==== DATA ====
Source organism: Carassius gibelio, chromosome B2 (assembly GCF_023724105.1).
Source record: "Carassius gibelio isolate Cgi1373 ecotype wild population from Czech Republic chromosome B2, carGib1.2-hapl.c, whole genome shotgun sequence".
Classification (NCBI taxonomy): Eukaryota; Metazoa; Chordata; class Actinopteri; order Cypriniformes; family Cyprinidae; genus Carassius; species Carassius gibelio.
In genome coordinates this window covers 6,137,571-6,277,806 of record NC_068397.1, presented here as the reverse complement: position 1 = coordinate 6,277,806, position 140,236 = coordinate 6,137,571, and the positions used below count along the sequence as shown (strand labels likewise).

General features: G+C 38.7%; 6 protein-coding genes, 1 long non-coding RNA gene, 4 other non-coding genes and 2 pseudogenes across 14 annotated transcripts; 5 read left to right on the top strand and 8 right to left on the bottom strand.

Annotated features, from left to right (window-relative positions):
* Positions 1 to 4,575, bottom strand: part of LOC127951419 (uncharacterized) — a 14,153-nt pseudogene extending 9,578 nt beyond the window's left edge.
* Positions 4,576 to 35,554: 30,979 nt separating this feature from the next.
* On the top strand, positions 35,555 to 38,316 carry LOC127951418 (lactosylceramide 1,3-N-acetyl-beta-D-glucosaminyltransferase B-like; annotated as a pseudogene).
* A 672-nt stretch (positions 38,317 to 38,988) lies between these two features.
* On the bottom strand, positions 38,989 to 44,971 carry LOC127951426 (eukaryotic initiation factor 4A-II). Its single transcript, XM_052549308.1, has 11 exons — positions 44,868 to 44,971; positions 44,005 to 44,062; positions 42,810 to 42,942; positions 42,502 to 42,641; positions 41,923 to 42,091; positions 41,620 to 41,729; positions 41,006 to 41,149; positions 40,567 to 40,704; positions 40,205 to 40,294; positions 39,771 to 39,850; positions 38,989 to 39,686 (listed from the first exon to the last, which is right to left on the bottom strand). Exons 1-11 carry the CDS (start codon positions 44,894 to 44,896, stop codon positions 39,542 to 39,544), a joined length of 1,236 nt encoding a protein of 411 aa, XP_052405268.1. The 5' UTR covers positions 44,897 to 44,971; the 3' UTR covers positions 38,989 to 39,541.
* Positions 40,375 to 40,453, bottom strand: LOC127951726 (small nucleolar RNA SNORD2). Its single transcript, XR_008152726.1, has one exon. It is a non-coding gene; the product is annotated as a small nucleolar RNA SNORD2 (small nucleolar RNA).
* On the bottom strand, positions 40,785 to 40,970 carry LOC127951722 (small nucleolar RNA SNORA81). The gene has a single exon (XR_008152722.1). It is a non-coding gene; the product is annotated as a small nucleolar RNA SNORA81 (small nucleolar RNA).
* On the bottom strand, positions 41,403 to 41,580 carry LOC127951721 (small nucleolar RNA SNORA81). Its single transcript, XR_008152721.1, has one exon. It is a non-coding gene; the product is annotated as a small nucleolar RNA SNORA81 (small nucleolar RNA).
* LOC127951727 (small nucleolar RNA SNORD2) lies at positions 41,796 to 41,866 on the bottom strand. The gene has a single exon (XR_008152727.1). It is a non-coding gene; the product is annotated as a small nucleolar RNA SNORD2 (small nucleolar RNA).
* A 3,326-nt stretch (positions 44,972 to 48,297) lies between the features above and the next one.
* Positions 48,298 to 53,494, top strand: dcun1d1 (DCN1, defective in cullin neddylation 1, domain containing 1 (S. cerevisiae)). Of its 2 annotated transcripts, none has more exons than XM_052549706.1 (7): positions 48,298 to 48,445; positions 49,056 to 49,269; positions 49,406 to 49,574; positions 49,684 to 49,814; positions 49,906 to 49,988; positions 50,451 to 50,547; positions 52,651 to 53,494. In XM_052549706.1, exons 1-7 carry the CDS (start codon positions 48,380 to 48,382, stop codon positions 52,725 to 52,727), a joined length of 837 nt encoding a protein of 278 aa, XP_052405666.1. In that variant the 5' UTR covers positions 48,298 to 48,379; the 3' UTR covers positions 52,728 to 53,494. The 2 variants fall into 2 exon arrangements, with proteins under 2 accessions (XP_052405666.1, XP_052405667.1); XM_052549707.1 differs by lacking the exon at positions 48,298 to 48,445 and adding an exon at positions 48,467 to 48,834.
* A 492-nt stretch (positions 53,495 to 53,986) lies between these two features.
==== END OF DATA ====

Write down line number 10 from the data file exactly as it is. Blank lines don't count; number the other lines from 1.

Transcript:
* A 672-nt stretch (positions 38,317 to 38,988) lies between these two features.